Expert360 is an extreme talent board that places consultants from a wide range of disciplines in high-demand roles for companies like Virgin, Ebay, and Coca-Cola.

Payments are handled directly by Expert360’s clients and, while they do charge a 15-20 percent placement fee, this is handled by the client and not deducted from the freelancer’s pay (which can be anywhere from $500-5000 a day).

Another perk for consultants looking to secure longer-term roles is that the platform also facilitates permanent hires with 15 percent commission taken on the first year’s salary.

Expert360 offers project placement services for independent consulting talent in business strategy, HR, marketing, deal advisory, finance, sales & operations, and technology.

TalMix logo “The veteran project board with cool resources”

Talmix is a relatively long-standing independent consulting marketplace that connects experienced advisors in a wide variety of fields and disciplines with exciting gig prospects.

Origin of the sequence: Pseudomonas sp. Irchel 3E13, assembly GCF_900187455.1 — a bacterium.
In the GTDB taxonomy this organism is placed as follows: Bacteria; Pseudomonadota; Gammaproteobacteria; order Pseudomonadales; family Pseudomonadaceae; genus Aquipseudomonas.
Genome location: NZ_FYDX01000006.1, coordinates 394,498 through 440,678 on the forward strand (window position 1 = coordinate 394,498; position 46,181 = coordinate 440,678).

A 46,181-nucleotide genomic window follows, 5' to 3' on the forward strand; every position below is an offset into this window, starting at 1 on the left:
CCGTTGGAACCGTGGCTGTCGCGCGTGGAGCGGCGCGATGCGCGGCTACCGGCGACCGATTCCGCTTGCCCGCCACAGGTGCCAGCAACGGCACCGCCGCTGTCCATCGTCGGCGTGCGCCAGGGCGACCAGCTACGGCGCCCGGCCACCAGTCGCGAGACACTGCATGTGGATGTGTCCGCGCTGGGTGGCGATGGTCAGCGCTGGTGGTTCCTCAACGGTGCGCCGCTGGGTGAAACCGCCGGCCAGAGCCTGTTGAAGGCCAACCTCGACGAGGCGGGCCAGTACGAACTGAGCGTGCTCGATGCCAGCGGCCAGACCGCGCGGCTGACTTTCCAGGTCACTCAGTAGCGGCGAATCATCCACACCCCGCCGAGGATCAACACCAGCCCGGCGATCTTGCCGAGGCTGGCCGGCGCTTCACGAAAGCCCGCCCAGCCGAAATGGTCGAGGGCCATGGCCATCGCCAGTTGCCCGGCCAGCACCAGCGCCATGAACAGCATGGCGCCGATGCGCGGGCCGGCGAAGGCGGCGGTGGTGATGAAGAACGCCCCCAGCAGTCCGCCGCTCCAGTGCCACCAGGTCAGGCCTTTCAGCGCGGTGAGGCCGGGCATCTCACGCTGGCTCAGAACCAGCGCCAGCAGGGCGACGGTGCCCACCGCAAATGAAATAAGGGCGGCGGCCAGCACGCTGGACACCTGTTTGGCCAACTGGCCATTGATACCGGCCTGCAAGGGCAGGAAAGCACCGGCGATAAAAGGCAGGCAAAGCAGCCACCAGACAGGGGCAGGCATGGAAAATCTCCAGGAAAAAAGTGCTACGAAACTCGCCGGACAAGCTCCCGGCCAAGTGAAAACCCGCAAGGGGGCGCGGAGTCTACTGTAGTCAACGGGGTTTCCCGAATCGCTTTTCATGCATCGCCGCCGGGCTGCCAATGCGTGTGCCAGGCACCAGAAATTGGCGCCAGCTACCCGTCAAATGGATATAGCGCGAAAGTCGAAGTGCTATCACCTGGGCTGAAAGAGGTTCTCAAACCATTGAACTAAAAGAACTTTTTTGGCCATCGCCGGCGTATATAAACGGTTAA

The platform looks for many of the quality indicators premier project boards typically use to gauge fit (5+ years of experience, numerous client testimonials, a proven track record of results). But it also offers some special resources to help freelance consultants make their professional lives and use of the platform easier, like proposal writing guides and marketing video tutorials.

Some of Talmix’s big clients include Pfizer, Unit4 and Staples.

More Freelance Consulting Jobs Banner

Flexy Logo “Independent consulting gigs, events, and networking”

Flexy is a closed community and job board for independent consulting professionals in IT, management, services, creative work, coaching and subject expertise.